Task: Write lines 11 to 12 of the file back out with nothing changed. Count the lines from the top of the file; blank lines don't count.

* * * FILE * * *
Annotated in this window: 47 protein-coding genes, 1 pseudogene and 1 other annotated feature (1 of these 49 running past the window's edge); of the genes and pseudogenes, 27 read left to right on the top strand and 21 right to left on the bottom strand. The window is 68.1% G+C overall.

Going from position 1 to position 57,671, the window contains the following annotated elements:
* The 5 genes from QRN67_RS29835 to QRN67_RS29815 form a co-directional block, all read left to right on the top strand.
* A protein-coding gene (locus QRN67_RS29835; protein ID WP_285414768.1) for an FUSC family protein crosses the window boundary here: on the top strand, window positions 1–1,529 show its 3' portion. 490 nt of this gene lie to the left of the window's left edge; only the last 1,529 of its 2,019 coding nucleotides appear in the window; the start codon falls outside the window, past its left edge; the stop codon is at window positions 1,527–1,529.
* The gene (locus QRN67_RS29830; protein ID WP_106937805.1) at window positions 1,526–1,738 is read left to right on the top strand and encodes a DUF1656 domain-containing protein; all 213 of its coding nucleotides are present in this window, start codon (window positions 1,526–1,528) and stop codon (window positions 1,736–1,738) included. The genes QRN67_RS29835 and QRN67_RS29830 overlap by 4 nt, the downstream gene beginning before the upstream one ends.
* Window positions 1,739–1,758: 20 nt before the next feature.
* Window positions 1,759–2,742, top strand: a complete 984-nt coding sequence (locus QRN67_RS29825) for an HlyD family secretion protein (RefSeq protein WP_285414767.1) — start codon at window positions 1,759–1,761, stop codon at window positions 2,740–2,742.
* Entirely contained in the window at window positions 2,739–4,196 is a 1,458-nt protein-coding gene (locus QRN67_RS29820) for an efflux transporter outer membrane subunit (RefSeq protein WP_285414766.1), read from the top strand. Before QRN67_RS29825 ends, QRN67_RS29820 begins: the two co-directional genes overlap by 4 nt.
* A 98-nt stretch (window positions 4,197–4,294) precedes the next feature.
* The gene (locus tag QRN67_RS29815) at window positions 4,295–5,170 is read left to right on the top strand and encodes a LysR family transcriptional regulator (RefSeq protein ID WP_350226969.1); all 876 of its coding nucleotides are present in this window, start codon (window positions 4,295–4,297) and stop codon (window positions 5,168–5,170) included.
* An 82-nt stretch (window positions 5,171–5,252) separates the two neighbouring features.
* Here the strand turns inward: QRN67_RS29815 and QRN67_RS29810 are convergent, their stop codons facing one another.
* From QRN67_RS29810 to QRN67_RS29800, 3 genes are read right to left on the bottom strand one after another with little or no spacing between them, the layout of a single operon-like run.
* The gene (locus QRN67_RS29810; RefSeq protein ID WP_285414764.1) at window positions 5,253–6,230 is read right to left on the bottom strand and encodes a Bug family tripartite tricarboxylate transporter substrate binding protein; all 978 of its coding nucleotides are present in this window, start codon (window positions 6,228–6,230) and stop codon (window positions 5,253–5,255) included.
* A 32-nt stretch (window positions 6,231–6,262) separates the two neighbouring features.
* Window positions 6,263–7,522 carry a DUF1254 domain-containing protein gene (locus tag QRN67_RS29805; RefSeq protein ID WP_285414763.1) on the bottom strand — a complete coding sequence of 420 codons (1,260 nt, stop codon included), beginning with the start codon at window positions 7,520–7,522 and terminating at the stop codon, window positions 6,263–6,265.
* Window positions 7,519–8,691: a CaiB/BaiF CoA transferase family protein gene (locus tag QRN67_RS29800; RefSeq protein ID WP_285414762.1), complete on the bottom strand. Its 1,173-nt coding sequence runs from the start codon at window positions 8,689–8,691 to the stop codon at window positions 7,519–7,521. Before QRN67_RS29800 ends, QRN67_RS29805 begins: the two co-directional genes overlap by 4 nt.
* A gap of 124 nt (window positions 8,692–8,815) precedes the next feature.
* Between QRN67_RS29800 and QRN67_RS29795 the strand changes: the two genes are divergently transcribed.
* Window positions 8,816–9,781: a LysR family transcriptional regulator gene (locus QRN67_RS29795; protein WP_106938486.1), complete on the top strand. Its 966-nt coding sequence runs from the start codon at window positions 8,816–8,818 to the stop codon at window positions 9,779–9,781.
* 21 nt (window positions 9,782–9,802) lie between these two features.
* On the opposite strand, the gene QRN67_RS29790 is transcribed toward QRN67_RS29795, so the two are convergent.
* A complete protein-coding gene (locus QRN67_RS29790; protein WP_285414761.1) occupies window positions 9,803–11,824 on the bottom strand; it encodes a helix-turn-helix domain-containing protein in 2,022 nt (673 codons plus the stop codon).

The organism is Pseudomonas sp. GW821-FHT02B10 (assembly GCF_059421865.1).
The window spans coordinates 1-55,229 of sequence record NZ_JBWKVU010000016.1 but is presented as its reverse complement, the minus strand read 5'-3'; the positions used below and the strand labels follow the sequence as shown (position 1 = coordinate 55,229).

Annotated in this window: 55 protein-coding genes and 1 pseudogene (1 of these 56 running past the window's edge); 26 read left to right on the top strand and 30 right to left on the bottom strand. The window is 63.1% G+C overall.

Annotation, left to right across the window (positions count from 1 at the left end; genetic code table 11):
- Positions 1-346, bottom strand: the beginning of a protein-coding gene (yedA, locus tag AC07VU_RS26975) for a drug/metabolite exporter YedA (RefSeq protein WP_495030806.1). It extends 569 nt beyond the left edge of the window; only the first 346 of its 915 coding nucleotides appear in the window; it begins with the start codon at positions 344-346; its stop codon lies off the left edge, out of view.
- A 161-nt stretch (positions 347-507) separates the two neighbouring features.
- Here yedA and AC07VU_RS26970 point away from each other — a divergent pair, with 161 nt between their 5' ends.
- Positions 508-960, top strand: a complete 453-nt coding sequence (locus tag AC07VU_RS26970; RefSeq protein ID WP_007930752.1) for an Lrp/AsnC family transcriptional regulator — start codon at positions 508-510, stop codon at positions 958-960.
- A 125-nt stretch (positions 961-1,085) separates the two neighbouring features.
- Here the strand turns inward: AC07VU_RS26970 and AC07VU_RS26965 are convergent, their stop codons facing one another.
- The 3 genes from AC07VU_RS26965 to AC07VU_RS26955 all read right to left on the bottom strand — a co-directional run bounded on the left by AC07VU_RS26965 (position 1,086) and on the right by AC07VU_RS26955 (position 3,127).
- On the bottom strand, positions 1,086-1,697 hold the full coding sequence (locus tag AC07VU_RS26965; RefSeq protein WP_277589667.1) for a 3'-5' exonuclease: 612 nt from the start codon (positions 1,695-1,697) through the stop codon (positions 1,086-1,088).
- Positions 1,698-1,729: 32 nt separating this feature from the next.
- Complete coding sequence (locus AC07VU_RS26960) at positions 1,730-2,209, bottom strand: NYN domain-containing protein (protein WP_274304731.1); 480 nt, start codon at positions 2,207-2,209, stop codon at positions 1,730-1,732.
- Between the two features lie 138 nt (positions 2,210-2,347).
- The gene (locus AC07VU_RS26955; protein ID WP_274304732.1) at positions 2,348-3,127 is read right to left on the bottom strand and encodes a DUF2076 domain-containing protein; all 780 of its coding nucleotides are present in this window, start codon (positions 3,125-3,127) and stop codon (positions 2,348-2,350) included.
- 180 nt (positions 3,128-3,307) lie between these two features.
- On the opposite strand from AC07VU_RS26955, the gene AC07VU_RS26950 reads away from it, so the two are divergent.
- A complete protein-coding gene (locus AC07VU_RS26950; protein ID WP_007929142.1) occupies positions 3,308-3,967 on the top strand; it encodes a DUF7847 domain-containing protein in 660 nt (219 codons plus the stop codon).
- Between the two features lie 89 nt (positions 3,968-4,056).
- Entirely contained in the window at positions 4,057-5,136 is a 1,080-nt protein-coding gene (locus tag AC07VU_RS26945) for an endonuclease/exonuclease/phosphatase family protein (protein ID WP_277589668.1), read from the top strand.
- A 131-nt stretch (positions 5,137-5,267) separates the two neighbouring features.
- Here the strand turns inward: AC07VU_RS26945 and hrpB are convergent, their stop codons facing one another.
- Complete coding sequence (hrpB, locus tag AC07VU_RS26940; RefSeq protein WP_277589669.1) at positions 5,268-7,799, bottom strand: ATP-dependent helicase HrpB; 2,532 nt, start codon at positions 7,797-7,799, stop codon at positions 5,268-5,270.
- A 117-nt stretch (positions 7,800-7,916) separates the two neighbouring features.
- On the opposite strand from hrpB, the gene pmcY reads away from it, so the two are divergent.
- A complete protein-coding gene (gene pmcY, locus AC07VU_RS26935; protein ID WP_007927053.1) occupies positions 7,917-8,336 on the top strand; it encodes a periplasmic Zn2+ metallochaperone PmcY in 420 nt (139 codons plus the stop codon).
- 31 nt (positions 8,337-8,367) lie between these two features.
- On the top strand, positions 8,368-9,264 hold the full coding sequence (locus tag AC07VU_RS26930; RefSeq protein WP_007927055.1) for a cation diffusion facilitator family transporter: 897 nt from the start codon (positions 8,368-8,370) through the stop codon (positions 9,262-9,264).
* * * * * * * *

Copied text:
* An 82-nt stretch (window positions 5,171–5,252) separates the two neighbouring features.
* Here the strand turns inward: QRN67_RS29815 and QRN67_RS29810 are convergent, their stop codons facing one another.